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Internships 101

Why is there so much hype surrounding internships? Internships are career catalysts. Employers are looking for skills and real-world experience on resumes, and an internship provides these benefits and more.


“Recent graduates who had a relevant job or internship while in school were more than twice as likely to acquire a good job immediately after graduation.” —Gallup


82% of the Wheaton class of 2019 know why! They gained experience and explored their interests through internships around the world.

In fact, research has shown that students who complete at least one internship are twice as likely to be engaged in their future jobs. In other words, internships lead to a better sense of where you best fit and why.

Benefits of an Internship

Skill Building

All internships—paid and unpaid, full-time and part-time, or project-based—provide a means to develop skills. Whether it’s Adobe Illustrator, customer service, or cold calling, internships help you increase the skills in your toolbelt.

Faith Integration

An internship is a great opportunity for you to integrate your faith and learning. How do you live out your theology in the workplace? God often challenges interns as they enter a new context. This might look like the way you treat the security guard, the attention to detail that you give, or the patience you show your fellow interns.

Network Building

The people you meet and work with at an internship can become some of the most valuable professional contacts—they know you and trust you. If you stay in touch, these people can give insights, open doors to opportunities, or even become mentors long after your internship is over.

Resume Building

Having one or more internships on your resume is a big plus, representing not just a highly relevant real-world credential, but also showing that you developed competencies employers are looking for. And, perhaps best of all, you’ve shown that you are an individual with the initiative and drive to land an internship.

Greater Self-Awareness

Whether it be on your first day or six months after you leave, you will learn more about who you are through your internship. You will discover what fascinates you and what is a snooze, what you are naturally skilled at and where you struggle, and how a real-world experience aligns or misaligns with your values.

Future Direction

Internships are about exploration. Some interns quickly begin picturing themselves working at the organization beyond their internship. Others can eliminate similar experiences from their list of future possibilities. Either way, these realizations are valuable because they clarify what you may want to do or not do.

How to Find (and land) an Internship

1) Set a Direction

What fields interest you most? What would be your dream job? What are you good at? Make a list of the types of experience you’d like to gain, the types of companies (or actual companies) you’d like to work for. Don’t be afraid to cast a wide net. Targeting one or more job types within a field is a great way to optimize your opportunities. Contact your Career Coach in the CVC to create a cohesive strategy (timeline, goals, and top resources).

2) Generate Options

Search the web for opportunities— Handshake, LinkUp, LinkedIn, industry job boards, and professional association websites are great places to look—focusing on your areas of interest. It's beneficial to identify and pursue multiple internship opportunities, even if they are very different. See our resource, Organizing Your Internship Search, to practice your project management skills.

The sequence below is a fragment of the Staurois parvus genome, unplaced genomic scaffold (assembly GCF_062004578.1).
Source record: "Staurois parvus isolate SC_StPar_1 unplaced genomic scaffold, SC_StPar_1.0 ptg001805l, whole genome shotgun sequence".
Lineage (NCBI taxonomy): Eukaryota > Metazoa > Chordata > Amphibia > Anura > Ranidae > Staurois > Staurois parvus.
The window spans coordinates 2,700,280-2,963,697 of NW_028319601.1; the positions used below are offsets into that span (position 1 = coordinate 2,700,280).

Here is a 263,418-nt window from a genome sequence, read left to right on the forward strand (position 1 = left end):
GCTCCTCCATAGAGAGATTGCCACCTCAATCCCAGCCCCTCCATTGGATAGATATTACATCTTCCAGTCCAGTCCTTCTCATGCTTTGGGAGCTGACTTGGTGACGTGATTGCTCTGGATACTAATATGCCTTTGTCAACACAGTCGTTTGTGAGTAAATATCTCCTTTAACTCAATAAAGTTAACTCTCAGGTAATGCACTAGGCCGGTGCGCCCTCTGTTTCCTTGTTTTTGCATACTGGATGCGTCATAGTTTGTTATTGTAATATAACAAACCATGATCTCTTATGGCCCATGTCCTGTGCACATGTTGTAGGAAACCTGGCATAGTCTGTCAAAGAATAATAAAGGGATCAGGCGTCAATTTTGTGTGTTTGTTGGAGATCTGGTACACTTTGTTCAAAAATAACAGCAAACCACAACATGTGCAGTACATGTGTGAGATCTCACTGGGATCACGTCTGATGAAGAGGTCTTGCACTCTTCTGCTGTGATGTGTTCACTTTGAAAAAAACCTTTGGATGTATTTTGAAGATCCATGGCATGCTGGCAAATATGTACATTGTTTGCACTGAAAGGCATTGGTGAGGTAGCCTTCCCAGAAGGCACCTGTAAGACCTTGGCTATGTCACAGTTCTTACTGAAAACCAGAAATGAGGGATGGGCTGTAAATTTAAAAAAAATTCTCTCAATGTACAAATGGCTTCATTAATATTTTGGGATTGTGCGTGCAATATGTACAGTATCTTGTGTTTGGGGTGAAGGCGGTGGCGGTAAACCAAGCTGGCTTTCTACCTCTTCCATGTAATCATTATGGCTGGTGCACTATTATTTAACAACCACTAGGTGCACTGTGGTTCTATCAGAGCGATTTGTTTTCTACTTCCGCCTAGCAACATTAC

3) Tap Your Network

Access the College’s network of alumni and contacts across the Chicago community and worldwide using LinkedIn or WiN (Wheaton in Network). Connect with professionals in your areas of interest, family members, family friends, and others to seek advice and thoughts on potential internships. See Networking 101 for best practices.

4) Put Your Application Materials

Together This includes a tailored resume and cover letter for each application as well as updating your LinkedIn profile. The CVC has handouts to help you create each of these crucial elements. See our resources, Resume Format MattersCustomizing Your Resumes and Cover Letters and Cover Letter Outline for more tips and information!

5) Apply Strategically

Does anyone only apply to Harvard? In the same way, it’s strategic to create a target list of “stretch” and “safety” internships. 30% of your applications should aim at the stretch list and 70% for the safety list. Well-known internships are more competitive, while intern-ships at smaller organizations tend to have fewer applicants, increasing your chances. Generally, applying to 10 or more internships is typical. And, if you've customized your applications and leveraged your network well, the odds will be in your favor.

6) Rock the Interview

Once you have interviews scheduled, do your homework to familiarize yourself with the organization and position. This will help you prepare for likely questions, develop a few of your own, and make a great impression. See our Interviewing 101 resource for more tips and information!

7) Follow Up

You’ll want to follow up with a thank-you note immediately after every interview. An email thank you is just fine and will arrive much faster than a handwritten note.

Funding for Internships

Wheaton College believes all students should have the opportunity to complete at least one internship while in college. Because summer is an ideal time to complete an internship, offices and centers across Wheaton’s campus offer awards and scholarships to make unpaid internships more attainable and sustainable for Wheaton students. Learn more about internship funding.